Background On June 10, 2010, in a follow-up to our work on the Oakland Airport…
In November 2010, Public Advocates assisted the Bus Riders Union in preparing a Title VI administrative complaint against the Los Angeles County Metropolitan Transportation Authority (MTA or Metro), alleging that the agency’s decision to eliminate over 387,500 hours of bus service – while making no cuts to rail service whatsoever – has a discriminatory impact on Latinos and low-income riders. Ninety-one percent of Metro’s bus riders are people of color, and 70 percent have annual household incomes under $26,000. In contrast, Metro’s rail system carries more than twice the proportion of white riders, a third fewer Latinos, and a disproportionate number of wealthier riders compared to the bus system. MTA’s discriminatory actions continue a three-year pattern of cuts that has eliminated over 564,000 service hours from the bus system since 2008. During that same period, subway and light rail service has increased by over 55,000 hours. In 1994, the BRU brought a ground-breaking Title VI class action lawsuit against MTA, resulting in a historic consent decree that expired in 2006.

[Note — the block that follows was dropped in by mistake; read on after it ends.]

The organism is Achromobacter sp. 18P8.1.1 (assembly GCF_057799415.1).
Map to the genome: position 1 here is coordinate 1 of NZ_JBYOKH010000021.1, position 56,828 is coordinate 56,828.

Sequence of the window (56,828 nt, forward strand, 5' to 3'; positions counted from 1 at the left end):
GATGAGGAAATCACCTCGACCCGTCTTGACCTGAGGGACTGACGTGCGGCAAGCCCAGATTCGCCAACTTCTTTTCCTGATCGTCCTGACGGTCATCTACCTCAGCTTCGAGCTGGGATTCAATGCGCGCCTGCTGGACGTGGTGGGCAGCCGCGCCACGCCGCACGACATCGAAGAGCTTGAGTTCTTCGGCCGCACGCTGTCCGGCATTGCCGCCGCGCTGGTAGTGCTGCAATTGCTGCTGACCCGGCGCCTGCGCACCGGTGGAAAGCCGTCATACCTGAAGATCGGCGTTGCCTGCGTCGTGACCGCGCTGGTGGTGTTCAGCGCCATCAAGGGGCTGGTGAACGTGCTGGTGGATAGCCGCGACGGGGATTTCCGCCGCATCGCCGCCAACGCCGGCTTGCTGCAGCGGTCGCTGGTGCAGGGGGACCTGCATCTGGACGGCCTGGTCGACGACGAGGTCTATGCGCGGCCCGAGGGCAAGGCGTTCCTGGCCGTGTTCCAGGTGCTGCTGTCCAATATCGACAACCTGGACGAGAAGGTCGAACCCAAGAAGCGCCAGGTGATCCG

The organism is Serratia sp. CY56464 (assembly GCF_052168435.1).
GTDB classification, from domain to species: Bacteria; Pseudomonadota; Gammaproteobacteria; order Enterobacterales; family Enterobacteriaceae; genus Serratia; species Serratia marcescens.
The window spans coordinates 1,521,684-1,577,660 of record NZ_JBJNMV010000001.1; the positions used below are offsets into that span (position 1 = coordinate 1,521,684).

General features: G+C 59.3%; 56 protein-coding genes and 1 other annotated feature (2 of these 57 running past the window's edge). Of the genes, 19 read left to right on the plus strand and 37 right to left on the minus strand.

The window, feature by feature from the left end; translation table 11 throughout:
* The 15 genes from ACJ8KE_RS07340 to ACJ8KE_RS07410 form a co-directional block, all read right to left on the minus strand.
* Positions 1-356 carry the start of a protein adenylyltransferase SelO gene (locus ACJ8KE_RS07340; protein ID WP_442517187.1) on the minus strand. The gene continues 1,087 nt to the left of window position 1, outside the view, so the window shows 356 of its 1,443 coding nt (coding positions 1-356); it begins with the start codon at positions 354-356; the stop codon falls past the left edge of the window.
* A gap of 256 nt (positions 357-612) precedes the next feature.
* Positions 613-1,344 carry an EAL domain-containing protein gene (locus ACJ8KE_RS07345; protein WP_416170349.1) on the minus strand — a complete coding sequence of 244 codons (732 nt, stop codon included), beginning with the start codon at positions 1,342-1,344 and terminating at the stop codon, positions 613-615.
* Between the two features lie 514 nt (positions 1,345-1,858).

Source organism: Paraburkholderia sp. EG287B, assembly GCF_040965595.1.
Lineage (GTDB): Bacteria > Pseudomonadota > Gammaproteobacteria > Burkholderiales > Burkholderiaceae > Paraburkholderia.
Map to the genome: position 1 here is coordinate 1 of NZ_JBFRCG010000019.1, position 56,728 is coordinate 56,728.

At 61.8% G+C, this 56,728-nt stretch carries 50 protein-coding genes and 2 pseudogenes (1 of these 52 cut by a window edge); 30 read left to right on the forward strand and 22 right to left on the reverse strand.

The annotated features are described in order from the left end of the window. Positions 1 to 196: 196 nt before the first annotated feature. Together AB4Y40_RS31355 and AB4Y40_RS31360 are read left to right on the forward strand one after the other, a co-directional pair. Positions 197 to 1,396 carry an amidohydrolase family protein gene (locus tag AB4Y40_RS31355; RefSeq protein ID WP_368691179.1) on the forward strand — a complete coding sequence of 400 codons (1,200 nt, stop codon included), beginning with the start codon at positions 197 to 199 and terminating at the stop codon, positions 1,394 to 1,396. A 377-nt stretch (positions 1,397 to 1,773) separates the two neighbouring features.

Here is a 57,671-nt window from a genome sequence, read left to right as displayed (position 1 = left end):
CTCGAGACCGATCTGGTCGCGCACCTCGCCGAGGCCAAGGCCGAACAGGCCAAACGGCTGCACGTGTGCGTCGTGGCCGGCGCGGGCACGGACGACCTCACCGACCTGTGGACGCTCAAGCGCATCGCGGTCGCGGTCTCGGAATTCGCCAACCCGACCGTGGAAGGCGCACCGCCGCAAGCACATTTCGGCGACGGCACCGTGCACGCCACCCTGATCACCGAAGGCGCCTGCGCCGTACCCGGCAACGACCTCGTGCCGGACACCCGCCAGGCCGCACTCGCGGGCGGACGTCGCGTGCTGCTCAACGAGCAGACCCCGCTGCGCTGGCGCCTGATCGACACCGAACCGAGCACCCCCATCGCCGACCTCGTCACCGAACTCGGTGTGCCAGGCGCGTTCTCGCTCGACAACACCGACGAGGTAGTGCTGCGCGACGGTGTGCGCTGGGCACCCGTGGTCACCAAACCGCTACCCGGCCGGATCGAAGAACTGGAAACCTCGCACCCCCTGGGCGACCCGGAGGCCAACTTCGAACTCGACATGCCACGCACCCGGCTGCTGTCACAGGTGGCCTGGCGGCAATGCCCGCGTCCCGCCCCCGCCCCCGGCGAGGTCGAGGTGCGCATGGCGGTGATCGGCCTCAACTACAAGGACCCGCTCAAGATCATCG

The Bus Riders Union filed the complaint with the Civil Rights Office of the Federal Transit administration on November 15, 2010. The Labor/Community Strategy Center (its parent organization), the Koreatown Immigrant Workers Alliance, and the Los Angeles Community Action Network are also parties to the complaint.
On March 14, 2011, the FTA announced that it would launch an agency-wide probe into MTA’s Title VI compliance, which would include an investigation into the Bus Riders Union complaint.